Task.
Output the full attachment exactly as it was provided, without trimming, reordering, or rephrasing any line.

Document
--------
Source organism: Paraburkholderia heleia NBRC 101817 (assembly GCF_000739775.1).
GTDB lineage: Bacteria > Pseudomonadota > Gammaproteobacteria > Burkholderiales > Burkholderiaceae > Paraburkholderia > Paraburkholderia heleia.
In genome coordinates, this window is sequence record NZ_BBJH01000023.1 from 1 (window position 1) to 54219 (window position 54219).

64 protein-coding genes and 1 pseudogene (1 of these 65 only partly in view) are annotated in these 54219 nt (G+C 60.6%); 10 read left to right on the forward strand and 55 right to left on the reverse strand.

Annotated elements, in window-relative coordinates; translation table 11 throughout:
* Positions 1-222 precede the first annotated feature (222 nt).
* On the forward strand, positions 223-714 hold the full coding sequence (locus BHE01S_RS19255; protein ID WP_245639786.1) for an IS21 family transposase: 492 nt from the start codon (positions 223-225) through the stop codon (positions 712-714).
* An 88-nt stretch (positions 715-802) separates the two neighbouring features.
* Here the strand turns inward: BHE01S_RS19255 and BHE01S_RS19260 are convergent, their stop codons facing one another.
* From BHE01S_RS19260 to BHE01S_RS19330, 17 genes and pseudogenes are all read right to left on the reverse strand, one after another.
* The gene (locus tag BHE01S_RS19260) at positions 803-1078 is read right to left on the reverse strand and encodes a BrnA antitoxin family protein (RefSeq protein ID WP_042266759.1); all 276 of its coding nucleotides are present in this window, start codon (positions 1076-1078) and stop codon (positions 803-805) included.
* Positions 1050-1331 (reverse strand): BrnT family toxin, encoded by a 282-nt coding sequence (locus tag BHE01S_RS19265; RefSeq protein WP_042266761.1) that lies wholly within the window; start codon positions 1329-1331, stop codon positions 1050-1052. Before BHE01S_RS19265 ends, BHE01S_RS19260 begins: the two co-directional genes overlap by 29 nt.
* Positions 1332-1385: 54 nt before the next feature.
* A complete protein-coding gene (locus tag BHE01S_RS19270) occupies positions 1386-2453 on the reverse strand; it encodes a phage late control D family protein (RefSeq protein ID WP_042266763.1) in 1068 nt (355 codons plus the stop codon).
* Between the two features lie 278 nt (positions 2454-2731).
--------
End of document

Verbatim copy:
Source organism: Paraburkholderia heleia NBRC 101817 (assembly GCF_000739775.1).
GTDB lineage: Bacteria > Pseudomonadota > Gammaproteobacteria > Burkholderiales > Burkholderiaceae > Paraburkholderia > Paraburkholderia heleia.
In genome coordinates, this window is sequence record NZ_BBJH01000023.1 from 1 (window position 1) to 54219 (window position 54219).

64 protein-coding genes and 1 pseudogene (1 of these 65 only partly in view) are annotated in these 54219 nt (G+C 60.6%); 10 read left to right on the forward strand and 55 right to left on the reverse strand.

Annotated elements, in window-relative coordinates; translation table 11 throughout:
* Positions 1-222 precede the first annotated feature (222 nt).
* On the forward strand, positions 223-714 hold the full coding sequence (locus BHE01S_RS19255; protein ID WP_245639786.1) for an IS21 family transposase: 492 nt from the start codon (positions 223-225) through the stop codon (positions 712-714).
* An 88-nt stretch (positions 715-802) separates the two neighbouring features.
* Here the strand turns inward: BHE01S_RS19255 and BHE01S_RS19260 are convergent, their stop codons facing one another.
* From BHE01S_RS19260 to BHE01S_RS19330, 17 genes and pseudogenes are all read right to left on the reverse strand, one after another.
* The gene (locus tag BHE01S_RS19260) at positions 803-1078 is read right to left on the reverse strand and encodes a BrnA antitoxin family protein (RefSeq protein ID WP_042266759.1); all 276 of its coding nucleotides are present in this window, start codon (positions 1076-1078) and stop codon (positions 803-805) included.
* Positions 1050-1331 (reverse strand): BrnT family toxin, encoded by a 282-nt coding sequence (locus tag BHE01S_RS19265; RefSeq protein WP_042266761.1) that lies wholly within the window; start codon positions 1329-1331, stop codon positions 1050-1052. Before BHE01S_RS19265 ends, BHE01S_RS19260 begins: the two co-directional genes overlap by 29 nt.
* Positions 1332-1385: 54 nt before the next feature.
* A complete protein-coding gene (locus tag BHE01S_RS19270) occupies positions 1386-2453 on the reverse strand; it encodes a phage late control D family protein (RefSeq protein ID WP_042266763.1) in 1068 nt (355 codons plus the stop codon).
* Between the two features lie 278 nt (positions 2454-2731).